Others should be so lucky. David Teten, a 30-year-old Harvard Business School graduate and chairman of the world's first investment bank for domain names, is looking for a new job after his venture, GoldNames, which trades and appraises the names, proved a disappointment.

Teten hoped GoldNames would become "the Goldman Sachs of domain names" and go for an IPO faster than it takes to say, the first domain name he ever registered. His idea looked like a good one in 1999 and 2000, when domain went for $2.9 million and went for a cool $8 million.

Teten got his seed funding in December, 1999, assembled a blue-chip team, and built his company to 30 full-time and 20 part-time employees and three offices, in Jerusalem, London, and New York. Then the stock market tanked. After contacting 550 angel investors and venture capitalists over the summer and getting nowhere with his $10 million plea, Teten laid off all but one full-time and one part-time staffer on Sept. 21.


  In hindsight, the problems with his business model were there to see. As it became clear that the number of domain-name suffixes could quickly expand from .com, .org, and .net into the dozens, and each domain could be offered in many countries, what appeared a priceless brand asset became merely a commodity. Today, domain names trade for far more modest sums, and Teten admits he's running the company as a "neighborhood corner store." GoldNames is profitable but, to the entrepreneur who hoped for billions, a tad pedestrian. Thus, Teten, who now lives in Israel, is looking for a CEO job, possibly in New York. He says he wants to run a high-growth business. Maybe a dot-com.

Some Don Quixotes, however, have embraced a downsized vision of their dream. Francie Ward, 54, started her Idea Café as a forum for small businesses in 1995. As Internet fever spread, she envisioned building her company to 50 people in two years. But a year of traveling from her Grants Pass (Ore.) home to San Francisco, New York, and Washington, D.C., to meet investors turned up no backers.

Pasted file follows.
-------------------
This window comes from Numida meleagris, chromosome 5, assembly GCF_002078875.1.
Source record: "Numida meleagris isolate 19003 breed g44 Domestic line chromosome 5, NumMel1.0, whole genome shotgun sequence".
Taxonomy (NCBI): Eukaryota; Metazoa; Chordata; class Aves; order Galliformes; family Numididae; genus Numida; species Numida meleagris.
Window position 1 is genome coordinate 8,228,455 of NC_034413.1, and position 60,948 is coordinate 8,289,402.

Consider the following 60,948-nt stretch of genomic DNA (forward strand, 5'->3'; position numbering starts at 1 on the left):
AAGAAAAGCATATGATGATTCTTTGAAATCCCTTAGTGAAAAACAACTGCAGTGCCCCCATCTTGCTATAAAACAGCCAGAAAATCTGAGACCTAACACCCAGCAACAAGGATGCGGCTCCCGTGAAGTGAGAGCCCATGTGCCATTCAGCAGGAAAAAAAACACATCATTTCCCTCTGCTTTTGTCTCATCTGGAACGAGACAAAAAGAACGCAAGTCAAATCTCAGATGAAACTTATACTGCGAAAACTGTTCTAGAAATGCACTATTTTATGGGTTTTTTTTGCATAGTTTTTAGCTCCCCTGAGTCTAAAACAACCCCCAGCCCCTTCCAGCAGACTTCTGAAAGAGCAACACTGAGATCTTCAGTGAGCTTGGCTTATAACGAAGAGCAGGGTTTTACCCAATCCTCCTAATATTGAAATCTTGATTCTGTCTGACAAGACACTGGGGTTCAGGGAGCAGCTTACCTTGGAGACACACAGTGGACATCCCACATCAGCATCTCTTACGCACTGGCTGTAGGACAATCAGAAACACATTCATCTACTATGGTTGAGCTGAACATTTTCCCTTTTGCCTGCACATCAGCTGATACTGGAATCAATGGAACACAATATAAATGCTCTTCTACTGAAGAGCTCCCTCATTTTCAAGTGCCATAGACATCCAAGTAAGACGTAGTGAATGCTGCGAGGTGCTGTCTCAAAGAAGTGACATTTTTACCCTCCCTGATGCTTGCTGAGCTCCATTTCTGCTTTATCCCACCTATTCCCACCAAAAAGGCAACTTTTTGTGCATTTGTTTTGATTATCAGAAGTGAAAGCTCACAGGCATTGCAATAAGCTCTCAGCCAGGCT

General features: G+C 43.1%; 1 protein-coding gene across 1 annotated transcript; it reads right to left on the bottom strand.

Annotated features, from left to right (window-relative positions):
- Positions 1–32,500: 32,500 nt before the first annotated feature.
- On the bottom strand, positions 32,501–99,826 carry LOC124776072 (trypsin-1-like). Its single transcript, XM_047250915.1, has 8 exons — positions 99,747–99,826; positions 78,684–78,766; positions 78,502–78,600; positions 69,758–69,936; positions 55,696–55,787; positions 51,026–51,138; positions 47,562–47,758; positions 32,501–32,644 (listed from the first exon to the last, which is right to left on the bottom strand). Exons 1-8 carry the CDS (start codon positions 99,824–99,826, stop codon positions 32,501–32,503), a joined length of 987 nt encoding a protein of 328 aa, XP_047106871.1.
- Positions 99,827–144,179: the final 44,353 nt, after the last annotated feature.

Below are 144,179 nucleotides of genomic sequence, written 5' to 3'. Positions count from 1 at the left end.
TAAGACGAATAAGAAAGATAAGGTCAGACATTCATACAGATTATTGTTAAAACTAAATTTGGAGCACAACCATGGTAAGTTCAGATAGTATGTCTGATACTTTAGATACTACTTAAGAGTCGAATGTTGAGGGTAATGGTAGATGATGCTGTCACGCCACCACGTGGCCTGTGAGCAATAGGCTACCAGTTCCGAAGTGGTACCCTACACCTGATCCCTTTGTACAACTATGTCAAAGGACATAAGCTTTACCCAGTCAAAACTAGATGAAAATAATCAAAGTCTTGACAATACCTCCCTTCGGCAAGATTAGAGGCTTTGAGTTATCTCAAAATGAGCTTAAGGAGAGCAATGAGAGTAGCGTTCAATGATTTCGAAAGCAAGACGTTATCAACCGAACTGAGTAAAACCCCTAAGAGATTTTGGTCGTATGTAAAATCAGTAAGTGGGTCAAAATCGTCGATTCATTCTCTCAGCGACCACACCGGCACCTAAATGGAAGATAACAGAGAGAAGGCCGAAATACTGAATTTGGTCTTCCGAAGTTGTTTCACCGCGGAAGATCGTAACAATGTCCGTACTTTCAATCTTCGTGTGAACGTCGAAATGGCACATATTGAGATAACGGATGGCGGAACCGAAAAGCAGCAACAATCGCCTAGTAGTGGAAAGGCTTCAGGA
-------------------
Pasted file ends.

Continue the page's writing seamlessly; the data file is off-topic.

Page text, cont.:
Giving up on the idea of venture funding and fast growth, Ward financed her dot-com by refinancing her home and using credit cards -- just like a traditional entrepreneur. With her own lifestyle on the line, she decided to "continue bootstrapping and focus on things that produce revenue." Today, Ward has five full-time employees and works with six independent contractors. She has the most-visited forum for small business on the Web, with 1.5 million page views per month. In 2000, she posted a modest profit.


  But these days, her aims for Idea Café aren't so lofty. She hopes to use the site for marketing products, such as books on small business. That could still be enough to attain one goal -- being acquired by a larger company. "You really have to develop a way to do whatever you do very frugally," she says.

EZalumni's Eygabroad is one of Idea Café's frequent visitors. And he may end up following Ward's example. The world has changed -- dramatically. But when in the depths of despair, to dream the impossible dream may increase the odds of survival -- and of better days ahead.

By Olga Kharif in New York

Edited by Alex Salkever